United States District Court, M.D. Florida, Orlando Division
GREGORY A. PRESNELL UNITED STATES DISTRICT JUDGE.
matter comes before the Court after a June 20, 2019
evidentiary hearing on the Motion to Suppress (Doc. 28) filed
by the Defendant, Barry Marvin McBride, Jr. (henceforth,
“McBride”), and the response in opposition (Doc.
35) filed by the Government.
was arrested in the early morning hours of October 25, 2017
after a traffic stop conducted by Officer Gabriel Fragoso of
the Winter Garden Police Department. According to
Fragoso's report, which he prepared within hours of the
arrest, he observed a black Dodge approaching a four-way stop
intersection “at a high rate of speed”. (Doc.
28-1 at 3). Fragoso, in his patrol vehicle, was heading east
on East Bay Street, while the Dodge was southbound on 10th
Street. (Doc. 28-1 at 3). Once at the intersection of East
Bay and 10th, the Dodge “came to a final stop clearly
past the unobstructed stop bar, coming to a final stop in the
middle of the intersection.” (Doc. 28-1 at 3). The
Dodge then proceeded through the intersection; Fragoso made a
right turn and followed it. Shortly thereafter, Fragoso
stopped the vehicle, which was being driven by McBride. (Doc.
28-1 at 3).
exited his patrol vehicle and approached McBride's Dodge
from the passenger side. (Doc. 28-1 at 3). He looked through
the window at the car's console and “observed a
green leafy substance, ” which - based on his
“training and experience as a law enforcement
officer” - he “immediately identified” as
cannabis. (Doc. 28-1 at 3). He asked McBride to exit the
Dodge and searched him, finding a large sum of cash. After
handcuffing McBride and placing him in the back seat of his
cruiser, Fragoso searched his car. (Doc. 28-1 at 3). The
search turned up, in the console, 3 grams of marijuana and 44
grams of a substance subsequently identified as fentanyl, as
well as a Glock handgun under the front passenger seat. (Doc.
28-1 at 3). Fragoso contacted his department and was advised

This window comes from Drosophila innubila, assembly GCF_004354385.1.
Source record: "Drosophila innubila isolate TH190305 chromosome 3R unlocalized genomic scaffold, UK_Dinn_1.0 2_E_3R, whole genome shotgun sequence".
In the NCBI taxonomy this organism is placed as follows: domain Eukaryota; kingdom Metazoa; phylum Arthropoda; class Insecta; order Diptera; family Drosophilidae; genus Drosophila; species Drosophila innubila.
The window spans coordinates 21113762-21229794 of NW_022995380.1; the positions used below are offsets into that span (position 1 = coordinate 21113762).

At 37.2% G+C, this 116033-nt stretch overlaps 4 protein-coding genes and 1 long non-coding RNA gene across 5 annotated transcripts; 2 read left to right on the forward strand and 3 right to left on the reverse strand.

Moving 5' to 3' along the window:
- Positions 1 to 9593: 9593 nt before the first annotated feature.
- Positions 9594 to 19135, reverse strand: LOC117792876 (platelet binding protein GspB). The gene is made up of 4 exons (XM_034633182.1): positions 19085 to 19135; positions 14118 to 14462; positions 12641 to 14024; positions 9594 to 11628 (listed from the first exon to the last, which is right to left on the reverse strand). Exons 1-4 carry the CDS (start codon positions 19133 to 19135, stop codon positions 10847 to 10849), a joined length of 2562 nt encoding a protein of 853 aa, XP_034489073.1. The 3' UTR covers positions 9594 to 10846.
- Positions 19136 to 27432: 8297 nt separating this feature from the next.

that McBride was a convicted felon. (Doc. 28-1 at 3). At the
conclusion of the search, Fragoso transported McBride to the
Winter Garden police station. (Doc. 28-1 at 3). In addition
to being arrested for possession of the drugs and the weapon,
McBride received a citation for running the stop
sign. (Doc. 28-1 at 3, Doc. 28-2 at 2).
March 14, 2018, McBride was indicted on three counts arising
from the search and seizure that occurred on October 25,
2017: one count of possession of fentanyl with intent to
distribute in violation of 21 U.S.C. § 841(a)(a); one
count of using a firearm in relation to a drug trafficking
crime in violation of 18 U.S.C. § 924(c)(1)(A)(i); and
one count of possession of a firearm by a felon in violation
of 18 U.S.C. § 922(g)(1). (Doc. 1 at 1-3).
of the instant motion, McBride seeks to suppress all of the
evidence obtained as a result of the seizure of his person
and subsequent search, including but not limited to the
marijuana, the fentanyl, the Glock, the cash, and any
statements made during the custodial interrogation following
Fourth Amendment guarantees the right of the people “to
be secure in their persons, houses, papers, and effects,
against unreasonable searches and seizures.” U.S.
Const. amend. IV. Temporary detention of individuals during
the stop of an automobile by police constitutes a
“seizure” of “persons” within the
meaning of this provision. Whren v. United States,
517 U.S. 806, 809-10, 116 S.Ct. 1769, 135 L.Ed.2d 89 (1996).
The Fourth Amendment requires that an officer making a
traffic stop have probable cause to believe a traffic
violation has occurred or reasonable, articulable suspicion
that the person stopped is engaged in criminal activity.
United States v. Harris, 526 F.3d 1334, 1337-38
(11th Cir. 2008) (citations omitted). A warrantless search of
a vehicle is not unreasonable where a law enforcement officer
has probable cause to believe the vehicle is carrying
contraband. United States v. Ross, 456 U.S. 798,
807, 102 S.Ct. 2157, 2164, 72 L.Ed.2d 572 (1982).
noted above, Fragoso wrote in his report that he had pulled
over McBride's vehicle because McBride “came to a
final stop clearly past the unobstructed stop bar, coming to
a final stop in the middle of the intersection.” (Doc.
28-1 at 3). At the hearing, he backtracked from that
characterization, instead testifying that, rather than
stopping in “the middle of the intersection, ”
McBride stopped with his vehicle's front wheels in the
shallow drainage depression that ran along the edge of East
Bay Street, such that “if another vehicle would have
been driving [along East Bay Street], it would have impeded
the vehicle's flow and [it] would have had to drive
around to avoid [McBride's] vehicle.” (Doc. 41 at
video from the dash cam in Fragoso's patrol vehicle -
which Fragoso had never reviewed (Doc. 41 at 21), and the
existence of which came as a complete surprise to the
prosecution (Doc. 41 at 22) - tells a different story. It
shows McBride stopping with the nose of his car several feet
short of the drainage depression that bordered East Bay
Street - something that, to his credit, Fragoso admitted at
Q Does it appear to you that the black Charger came to a
complete stop before the middle ...